Defence chief pitches Britain's Tempest warplane on US visit

Gavin Williamson said fighter jet would ensure Britain remains a key stakeholder in military prowess

Secretary of Defense Jim Mattis, left, and UK Secretary of State for Defense Gavin Williamson stand for the National Anthem during a welcome ceremony prior to their meetings at the Pentagon, Tuesday, Aug. 7, 2018. (AP Photo/Cliff Owen)

UK Defence Secretary Gavin Williamson pitched a strong British military and a new concept fighter jet it is developing, while brushing aside concerns about US President Donald Trump’s rhetoric against Nato, during a visit to Washington.

Speaking at an event hosted by the Atlantic Council on Tuesday, Mr Williamson said he would like the US to consider buying the Tempest aircraft Britain is developing as part of its plans to remain a “Tier 1” military power, even after the nation leaves the European Union. The defence chief was scheduled to met Pentagon Secretary Jim Mattis later on Tuesday.

“Our programme will transform our defence business," Mr Williamson said. The security chief said that he was "very confident we can produce the world’s best fighter aircraft and something that I very much hope the US Air Force would be looking to buy in the future”.

While Prime Minister Theresa May appeared unwilling to say whether Britain is committed to remaining a top-tier military power, Mr Williamson said the Tempest was a key part of bolstering the “hard power” that underpins the UK’s “soft power” of global influence. Referencing US preferences for American weaponry, Mr Williamson said: “You do tend to be a tad protectionist on these matters."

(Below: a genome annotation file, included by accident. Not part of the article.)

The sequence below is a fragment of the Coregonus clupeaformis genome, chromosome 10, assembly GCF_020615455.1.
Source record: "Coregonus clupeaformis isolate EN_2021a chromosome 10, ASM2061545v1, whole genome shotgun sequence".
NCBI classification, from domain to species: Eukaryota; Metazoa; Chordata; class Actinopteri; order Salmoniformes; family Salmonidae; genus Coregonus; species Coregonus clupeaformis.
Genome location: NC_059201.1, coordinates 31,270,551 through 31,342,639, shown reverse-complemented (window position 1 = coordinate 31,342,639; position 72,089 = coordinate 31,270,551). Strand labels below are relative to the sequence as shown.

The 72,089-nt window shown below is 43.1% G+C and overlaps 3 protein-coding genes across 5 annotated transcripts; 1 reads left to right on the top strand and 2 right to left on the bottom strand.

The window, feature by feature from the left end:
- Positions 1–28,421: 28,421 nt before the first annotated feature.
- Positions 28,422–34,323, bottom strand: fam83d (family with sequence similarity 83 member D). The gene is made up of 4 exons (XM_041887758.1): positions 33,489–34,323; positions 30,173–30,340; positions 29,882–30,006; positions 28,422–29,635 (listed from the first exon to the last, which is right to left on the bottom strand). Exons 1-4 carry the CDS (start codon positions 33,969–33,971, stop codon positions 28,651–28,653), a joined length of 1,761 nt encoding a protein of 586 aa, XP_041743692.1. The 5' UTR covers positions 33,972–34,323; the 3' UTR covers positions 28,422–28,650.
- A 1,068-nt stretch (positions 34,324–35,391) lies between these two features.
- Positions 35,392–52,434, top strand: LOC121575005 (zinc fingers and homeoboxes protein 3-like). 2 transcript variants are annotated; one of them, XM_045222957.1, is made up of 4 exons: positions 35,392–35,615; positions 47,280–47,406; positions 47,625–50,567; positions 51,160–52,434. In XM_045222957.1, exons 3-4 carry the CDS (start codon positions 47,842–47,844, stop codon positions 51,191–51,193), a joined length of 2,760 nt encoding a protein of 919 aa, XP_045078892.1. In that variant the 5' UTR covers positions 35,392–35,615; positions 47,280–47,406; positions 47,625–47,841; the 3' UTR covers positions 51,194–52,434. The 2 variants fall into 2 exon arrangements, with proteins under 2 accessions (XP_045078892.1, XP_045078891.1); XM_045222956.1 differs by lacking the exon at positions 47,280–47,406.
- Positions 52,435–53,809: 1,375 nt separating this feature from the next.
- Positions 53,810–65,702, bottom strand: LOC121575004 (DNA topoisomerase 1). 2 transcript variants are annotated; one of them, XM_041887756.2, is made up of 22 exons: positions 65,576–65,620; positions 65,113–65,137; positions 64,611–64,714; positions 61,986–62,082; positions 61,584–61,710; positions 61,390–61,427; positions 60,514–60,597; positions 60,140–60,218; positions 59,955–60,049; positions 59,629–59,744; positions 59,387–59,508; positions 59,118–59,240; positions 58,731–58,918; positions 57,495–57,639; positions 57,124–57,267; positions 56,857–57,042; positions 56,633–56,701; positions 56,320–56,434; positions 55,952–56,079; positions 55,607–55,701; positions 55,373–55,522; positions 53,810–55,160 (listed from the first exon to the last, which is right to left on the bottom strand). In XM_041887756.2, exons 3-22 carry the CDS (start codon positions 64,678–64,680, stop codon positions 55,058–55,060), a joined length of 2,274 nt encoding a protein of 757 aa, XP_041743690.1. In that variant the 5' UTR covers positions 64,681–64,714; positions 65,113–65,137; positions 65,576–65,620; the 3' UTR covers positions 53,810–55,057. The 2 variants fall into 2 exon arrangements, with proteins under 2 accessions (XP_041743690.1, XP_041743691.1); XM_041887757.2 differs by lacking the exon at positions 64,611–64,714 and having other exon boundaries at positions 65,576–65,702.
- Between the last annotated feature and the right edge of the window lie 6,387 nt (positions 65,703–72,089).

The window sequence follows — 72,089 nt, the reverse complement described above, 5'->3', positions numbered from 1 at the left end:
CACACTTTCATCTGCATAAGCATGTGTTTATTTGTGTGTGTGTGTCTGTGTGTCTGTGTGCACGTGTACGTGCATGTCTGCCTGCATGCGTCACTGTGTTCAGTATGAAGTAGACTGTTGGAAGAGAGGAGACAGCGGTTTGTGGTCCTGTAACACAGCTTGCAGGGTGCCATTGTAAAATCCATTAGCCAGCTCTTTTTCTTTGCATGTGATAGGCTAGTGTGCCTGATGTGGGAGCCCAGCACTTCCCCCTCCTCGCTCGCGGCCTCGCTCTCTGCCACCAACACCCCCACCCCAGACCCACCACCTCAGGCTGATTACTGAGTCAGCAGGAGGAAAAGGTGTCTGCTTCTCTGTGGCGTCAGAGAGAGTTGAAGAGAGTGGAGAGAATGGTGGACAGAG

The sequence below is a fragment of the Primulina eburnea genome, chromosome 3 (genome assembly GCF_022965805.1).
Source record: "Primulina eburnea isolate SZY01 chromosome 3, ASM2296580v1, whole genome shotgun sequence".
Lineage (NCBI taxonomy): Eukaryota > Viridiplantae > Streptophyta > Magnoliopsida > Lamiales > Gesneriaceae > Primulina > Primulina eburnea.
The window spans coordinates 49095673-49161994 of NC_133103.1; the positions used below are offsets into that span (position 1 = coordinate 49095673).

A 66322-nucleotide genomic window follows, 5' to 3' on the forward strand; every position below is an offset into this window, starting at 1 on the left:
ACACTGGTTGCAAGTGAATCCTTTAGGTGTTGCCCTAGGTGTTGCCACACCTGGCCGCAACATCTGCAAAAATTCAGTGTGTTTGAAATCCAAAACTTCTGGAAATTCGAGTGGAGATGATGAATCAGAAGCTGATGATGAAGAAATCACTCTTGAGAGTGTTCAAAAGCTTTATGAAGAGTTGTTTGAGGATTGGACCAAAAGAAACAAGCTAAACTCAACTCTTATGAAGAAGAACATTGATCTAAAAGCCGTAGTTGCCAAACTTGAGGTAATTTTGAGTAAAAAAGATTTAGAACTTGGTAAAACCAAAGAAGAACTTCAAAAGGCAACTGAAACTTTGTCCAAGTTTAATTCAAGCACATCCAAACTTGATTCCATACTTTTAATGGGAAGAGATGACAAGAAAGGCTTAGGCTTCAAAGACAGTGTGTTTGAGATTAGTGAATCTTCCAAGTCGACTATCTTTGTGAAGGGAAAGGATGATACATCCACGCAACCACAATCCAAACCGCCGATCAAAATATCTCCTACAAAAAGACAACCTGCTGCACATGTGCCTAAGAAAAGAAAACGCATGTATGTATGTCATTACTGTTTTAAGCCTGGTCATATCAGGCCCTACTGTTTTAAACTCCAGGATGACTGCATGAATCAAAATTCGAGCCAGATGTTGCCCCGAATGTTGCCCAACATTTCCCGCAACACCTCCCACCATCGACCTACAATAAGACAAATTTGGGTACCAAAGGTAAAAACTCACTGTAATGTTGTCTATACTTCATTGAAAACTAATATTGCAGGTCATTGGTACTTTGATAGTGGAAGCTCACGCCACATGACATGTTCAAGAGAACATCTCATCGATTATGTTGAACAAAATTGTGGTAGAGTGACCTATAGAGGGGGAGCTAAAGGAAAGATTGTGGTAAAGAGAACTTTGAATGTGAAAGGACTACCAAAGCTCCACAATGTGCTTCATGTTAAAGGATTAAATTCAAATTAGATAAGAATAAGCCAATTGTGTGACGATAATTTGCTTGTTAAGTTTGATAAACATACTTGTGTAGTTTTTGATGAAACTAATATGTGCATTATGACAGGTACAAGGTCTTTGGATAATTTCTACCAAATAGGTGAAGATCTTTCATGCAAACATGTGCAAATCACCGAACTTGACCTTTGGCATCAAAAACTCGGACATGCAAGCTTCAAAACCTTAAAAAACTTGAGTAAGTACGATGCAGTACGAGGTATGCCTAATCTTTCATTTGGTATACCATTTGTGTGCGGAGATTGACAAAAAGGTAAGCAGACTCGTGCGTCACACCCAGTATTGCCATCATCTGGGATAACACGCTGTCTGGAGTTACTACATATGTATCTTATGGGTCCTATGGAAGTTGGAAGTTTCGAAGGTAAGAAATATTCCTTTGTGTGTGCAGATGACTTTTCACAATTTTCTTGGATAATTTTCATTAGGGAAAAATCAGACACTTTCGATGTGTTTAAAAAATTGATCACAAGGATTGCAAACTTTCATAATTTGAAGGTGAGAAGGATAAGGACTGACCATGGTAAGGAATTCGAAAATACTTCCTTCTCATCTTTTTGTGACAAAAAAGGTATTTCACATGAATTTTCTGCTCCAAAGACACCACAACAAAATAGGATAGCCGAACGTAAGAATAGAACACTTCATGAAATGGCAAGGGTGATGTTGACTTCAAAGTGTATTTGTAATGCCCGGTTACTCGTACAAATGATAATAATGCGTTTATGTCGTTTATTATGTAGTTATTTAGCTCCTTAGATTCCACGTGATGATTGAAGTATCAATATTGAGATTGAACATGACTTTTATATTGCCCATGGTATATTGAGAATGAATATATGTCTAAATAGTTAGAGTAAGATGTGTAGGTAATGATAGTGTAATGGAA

The concept jet is the result of a joint venture between Britain’s BAE Systems, Rolls-Royce Holdings and the UK arms of Italy’s Leonardo and MBDA, Europe’s biggest missile company, for its modernised defence programme. Mr Williamson unveiled a mock-up of the fighter, which Britain wants to be operational in 2035, at the Farnborough air show in July.

While the US. has focused on selling its Lockheed Martin F-35 jets to allies, the Pentagon has a history of adopting some UK fighters for use, including Harrier II jets in the US Marine Corps.


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Asked about Mr Trump’s criticism of Nato, Mr Williamson said he believed the US to be "incredibly committed to Nato" as the country pours resources into the alliance and its defence.

"The US has been the most reliable partners for us and many nations, and I have no doubt that that will continue and it will continue to grow,” he said.